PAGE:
0x8133d810 firefox.exe          0x0602b0000 ssl3.dll             Error: DllBase is paged



For many of these DLLs, the base address is paged out, which means we can't dump out the DLL. We only recovered ten of them. Now as it turns out, some of these DLLs are still in the working set of other processes. For example, the OLEPRO32.DLL file is in the working set of another process. If we ask Volatility™ to recover any DLL with that filename, from any process, we can get a copy of it:

$ python vol.py -f xp-laptop-2005-07-04-1430.vmem --profile=WinXPSP2x86 dlldump --dump-dir=output -r OLEPRO32
Volatile Systems Volatility Framework 2.3_beta
Process(V) Name                 Module Base Module Name          Result
---------- -------------------- ----------- -------------------- ------
0x8216c9b0 Smc.exe              0x05edd0000 OLEPRO32.DLL         Error: DllBase is paged
0x820d1b00 Directcd.exe         0x05edd0000 OLEPRO32.DLL         OK: module.2456.20d1b00.5edd0000.dll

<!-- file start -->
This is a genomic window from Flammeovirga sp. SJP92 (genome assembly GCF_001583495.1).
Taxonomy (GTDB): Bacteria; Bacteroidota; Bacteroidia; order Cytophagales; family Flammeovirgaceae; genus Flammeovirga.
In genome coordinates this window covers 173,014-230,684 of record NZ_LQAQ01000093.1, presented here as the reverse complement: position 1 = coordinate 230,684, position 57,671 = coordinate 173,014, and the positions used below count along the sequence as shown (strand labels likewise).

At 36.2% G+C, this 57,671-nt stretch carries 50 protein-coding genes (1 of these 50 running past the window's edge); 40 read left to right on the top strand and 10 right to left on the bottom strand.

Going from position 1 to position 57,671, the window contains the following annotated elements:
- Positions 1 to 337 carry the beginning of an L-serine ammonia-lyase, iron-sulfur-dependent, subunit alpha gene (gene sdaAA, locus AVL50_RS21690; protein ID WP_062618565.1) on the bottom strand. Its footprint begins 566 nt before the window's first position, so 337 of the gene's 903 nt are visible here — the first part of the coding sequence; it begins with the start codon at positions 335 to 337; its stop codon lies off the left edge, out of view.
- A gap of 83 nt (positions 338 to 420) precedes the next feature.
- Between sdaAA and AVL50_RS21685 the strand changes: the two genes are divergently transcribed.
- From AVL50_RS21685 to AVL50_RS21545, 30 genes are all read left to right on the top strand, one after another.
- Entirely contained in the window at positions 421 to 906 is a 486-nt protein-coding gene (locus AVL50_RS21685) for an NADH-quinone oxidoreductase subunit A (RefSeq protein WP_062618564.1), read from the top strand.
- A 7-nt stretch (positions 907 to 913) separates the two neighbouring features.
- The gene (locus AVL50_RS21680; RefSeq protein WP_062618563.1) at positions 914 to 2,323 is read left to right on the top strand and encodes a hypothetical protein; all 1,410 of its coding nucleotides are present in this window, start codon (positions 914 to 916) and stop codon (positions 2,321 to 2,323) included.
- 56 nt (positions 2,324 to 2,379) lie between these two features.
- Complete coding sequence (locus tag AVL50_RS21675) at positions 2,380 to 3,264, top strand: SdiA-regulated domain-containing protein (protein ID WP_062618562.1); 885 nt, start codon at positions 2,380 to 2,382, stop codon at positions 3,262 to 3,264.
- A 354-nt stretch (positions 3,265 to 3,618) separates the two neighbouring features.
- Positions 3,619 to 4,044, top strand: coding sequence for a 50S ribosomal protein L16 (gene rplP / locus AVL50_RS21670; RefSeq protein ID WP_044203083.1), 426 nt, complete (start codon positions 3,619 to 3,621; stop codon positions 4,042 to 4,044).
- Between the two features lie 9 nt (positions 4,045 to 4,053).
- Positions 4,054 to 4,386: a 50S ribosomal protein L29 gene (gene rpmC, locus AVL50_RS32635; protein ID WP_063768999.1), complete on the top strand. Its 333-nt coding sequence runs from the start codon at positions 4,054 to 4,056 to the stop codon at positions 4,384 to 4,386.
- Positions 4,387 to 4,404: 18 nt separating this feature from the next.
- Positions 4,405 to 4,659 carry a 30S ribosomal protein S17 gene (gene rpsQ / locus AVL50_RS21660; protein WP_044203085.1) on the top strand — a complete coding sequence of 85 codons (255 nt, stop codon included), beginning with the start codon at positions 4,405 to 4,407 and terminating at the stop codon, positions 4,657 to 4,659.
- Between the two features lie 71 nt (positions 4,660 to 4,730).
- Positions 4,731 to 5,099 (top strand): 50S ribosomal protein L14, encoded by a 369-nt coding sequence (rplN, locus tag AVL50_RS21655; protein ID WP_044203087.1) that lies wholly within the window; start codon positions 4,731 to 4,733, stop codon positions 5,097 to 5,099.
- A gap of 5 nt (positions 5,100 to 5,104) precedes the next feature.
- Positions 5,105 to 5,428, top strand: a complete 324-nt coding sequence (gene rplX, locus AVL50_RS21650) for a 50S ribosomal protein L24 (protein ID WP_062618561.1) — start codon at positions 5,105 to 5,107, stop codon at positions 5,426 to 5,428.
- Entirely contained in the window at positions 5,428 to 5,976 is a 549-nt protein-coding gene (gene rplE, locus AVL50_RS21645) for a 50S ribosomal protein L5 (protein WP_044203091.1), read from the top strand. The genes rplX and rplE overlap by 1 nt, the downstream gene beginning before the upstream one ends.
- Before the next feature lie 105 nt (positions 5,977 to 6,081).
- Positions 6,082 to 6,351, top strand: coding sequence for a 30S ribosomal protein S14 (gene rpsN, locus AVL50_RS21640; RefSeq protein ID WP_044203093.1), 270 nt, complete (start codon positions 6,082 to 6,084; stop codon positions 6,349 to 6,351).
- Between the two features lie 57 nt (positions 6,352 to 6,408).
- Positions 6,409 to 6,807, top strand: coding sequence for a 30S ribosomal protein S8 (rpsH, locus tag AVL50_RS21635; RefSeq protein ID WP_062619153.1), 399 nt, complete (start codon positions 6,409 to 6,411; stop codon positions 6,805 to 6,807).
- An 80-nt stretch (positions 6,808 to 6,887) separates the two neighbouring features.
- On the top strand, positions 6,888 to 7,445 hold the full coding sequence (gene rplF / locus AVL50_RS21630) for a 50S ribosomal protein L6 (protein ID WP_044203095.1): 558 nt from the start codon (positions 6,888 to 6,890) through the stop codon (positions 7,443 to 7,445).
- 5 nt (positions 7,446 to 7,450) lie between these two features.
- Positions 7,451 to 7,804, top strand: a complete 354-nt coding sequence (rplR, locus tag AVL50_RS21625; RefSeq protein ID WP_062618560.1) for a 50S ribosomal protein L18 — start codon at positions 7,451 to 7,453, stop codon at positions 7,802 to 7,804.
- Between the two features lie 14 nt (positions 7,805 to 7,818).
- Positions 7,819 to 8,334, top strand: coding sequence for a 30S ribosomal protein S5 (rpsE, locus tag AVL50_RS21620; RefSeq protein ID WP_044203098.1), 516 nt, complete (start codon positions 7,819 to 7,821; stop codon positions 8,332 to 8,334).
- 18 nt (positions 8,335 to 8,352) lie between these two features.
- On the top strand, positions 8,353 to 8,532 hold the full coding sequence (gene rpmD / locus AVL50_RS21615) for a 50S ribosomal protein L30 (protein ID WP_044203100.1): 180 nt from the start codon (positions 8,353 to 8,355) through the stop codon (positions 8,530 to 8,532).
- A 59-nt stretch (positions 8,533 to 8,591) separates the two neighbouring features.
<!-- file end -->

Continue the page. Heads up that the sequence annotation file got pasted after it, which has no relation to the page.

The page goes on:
0x8133d810 firefox.exe          0x05edd0000 OLEPRO32.DLL         Error: DllBase is paged



The OLEPRO32 file is still part of the working set of Directcd.exe. Nice! It turns out there are prototype PTEs which will point from the other process' working sets to this copy. The code I've written will follow the pointers, which results in the following. In the example below I am changing directories to my branch and running the exact same command as before:

$ cd ../branches/buffalo/
$ python vol.py -f xp-laptop-2005-07-04-1430.vmem --profile=WinXPSP2x86 dlldump --dump-dir=output -r OLEPRO32
Volatile Systems Volatility Framework 2.3_beta
Process(V) Name                 Module Base Module Name          Result
---------- -------------------- ----------- -------------------- ------
0x8216c9b0 Smc.exe              0x05edd0000 OLEPRO32.DLL         OK: module.840.216c9b0.5edd0000.dll